Do you have handspinning questions? Are you looking for answers? Don't worry, Ms Spinster understands and is ready and willing to answer any questions. How do you think she came to be nicknamed: PatsyZ Most Excellent Spinnin' Guru.Calm

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The Origami Mobius Vest - Part One

After several requests,  I've put together a little presentation to explain my Origami Mobius vest.   Here is the front, with slash pockets and a wide shawl collar.  The yarn is all handspun and woven on a rigid heddle loom.  Since it is warp-faced, that means it has twice as many warp ends as weft picks.  The warp is actually from sample yarns from multiple classes.  The weft is turquoise as well as the selvage threads. 
 The back doesn't have any collar at all, this is due to the Mobius fold that creates the illusion of a front collar.  The back is seamed down the middle to the waist and the back lower band is eased to give a better fit at the hips. 
Try it with graph paper.  You'll need to cut and tape so that you have a length 10 squares by 120 squares.  The thing that allows the origami folding to work is the fact that as a weaver we can make a fabric that is beautiful on both sides.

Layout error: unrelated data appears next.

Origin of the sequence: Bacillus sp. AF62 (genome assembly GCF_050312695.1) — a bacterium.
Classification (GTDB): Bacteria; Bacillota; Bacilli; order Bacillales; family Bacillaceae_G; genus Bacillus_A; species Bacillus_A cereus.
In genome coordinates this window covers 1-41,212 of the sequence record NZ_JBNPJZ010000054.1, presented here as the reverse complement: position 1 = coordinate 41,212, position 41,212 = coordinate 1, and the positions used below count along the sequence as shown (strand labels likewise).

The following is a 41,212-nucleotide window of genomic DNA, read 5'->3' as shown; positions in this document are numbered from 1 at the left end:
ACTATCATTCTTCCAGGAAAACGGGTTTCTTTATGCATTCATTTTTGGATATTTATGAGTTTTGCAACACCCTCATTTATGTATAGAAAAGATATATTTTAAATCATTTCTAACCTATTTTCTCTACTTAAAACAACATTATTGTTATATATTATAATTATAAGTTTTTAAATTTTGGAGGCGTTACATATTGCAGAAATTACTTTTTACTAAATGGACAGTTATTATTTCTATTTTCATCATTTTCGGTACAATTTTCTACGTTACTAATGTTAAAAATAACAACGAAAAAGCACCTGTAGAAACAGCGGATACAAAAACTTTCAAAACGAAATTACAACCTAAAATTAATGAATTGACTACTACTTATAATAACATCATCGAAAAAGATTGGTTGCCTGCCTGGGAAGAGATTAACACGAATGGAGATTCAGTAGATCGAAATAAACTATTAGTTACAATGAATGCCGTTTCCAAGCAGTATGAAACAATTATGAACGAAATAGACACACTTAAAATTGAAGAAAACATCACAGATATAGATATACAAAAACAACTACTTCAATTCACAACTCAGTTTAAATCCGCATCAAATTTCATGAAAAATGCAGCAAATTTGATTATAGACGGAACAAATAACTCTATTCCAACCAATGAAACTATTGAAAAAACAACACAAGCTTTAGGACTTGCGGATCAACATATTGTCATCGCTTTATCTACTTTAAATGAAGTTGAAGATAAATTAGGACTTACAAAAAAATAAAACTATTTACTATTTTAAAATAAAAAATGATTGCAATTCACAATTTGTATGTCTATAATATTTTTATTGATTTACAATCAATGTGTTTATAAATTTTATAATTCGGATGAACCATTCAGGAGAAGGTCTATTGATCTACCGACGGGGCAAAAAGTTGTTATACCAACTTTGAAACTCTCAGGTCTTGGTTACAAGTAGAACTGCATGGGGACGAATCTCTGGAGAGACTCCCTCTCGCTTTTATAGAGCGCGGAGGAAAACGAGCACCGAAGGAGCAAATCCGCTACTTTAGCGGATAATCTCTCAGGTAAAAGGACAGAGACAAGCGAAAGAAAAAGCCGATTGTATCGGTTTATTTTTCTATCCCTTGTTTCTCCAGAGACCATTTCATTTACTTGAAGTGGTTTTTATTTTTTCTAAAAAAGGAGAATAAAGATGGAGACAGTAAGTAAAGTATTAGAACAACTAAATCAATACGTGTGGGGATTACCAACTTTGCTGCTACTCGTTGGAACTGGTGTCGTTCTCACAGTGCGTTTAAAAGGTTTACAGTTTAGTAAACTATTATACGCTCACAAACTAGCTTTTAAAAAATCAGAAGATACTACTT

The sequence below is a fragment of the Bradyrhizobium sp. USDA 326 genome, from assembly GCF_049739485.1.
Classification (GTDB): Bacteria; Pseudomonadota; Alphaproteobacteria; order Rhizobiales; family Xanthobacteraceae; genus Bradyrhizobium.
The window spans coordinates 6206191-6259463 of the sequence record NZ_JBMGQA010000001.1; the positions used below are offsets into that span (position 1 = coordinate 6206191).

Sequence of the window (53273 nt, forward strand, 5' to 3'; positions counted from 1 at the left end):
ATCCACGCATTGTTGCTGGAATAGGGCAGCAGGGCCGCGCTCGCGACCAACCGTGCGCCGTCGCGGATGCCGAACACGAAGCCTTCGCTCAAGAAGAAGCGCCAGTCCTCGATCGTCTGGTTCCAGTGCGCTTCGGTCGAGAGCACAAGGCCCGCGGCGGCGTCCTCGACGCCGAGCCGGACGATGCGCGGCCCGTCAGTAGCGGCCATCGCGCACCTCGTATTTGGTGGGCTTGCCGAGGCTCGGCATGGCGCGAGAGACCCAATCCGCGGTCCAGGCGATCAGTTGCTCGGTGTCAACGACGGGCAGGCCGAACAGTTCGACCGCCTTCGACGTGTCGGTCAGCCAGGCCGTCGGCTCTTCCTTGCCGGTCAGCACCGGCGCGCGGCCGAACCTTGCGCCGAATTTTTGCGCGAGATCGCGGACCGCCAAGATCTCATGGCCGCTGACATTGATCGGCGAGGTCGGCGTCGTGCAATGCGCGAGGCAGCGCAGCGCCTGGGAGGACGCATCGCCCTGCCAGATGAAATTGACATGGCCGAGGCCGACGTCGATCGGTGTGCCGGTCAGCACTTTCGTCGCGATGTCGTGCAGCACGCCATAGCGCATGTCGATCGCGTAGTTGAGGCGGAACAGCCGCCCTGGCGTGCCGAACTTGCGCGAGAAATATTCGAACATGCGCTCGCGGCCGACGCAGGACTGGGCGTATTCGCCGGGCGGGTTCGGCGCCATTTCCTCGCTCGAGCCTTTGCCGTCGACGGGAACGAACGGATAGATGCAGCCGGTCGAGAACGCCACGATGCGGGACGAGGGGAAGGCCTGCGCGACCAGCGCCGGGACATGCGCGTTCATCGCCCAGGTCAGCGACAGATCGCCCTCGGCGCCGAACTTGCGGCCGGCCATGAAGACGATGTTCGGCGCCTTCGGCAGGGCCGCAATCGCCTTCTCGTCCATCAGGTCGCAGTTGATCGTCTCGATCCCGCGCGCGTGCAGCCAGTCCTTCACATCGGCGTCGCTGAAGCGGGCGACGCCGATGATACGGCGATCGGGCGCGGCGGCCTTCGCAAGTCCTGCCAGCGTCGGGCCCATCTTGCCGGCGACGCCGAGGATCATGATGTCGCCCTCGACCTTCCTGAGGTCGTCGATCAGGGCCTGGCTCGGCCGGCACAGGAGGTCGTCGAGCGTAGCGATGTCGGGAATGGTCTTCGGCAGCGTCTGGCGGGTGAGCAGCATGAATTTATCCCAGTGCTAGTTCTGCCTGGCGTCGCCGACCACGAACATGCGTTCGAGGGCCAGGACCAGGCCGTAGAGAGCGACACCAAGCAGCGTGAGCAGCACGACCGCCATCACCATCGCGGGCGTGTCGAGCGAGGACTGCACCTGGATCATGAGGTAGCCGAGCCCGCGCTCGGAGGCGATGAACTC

1.  Four squares equal10 inches, the size of the vest fabric for my vest is 10"x 120" plus a bit for ease at the hips.
 2.   I've numbered the front side and colored the back side with red hatching marks so you can keep track of the folds. Start with the back side facing you. 

3. The first fold is four squares from the center back (between 6 and 7) on both sides and is a perfect 45-degree angle, so the back side is now showing.  Both sides become parallel to each other.
4. The next fold makes the pockets by folding the sides under and toward each other.  On the backside, you will see the side that is numbered.

5. Turn it over and you are looking at the front with the deep V pocket folds which need a little bit of stitching at the side bottom to keep a lipstick, credit card, and tissue.

 6.  Now we will make the collar fold, mine is a long shallow fold.  It starts one square above the last fold and ends ten and a half squares away.  The fold brings the back side to the top as the shawl collar is shaped. (The exact angle depends on your own shoulders.  Start with this amount and adjust to fit.)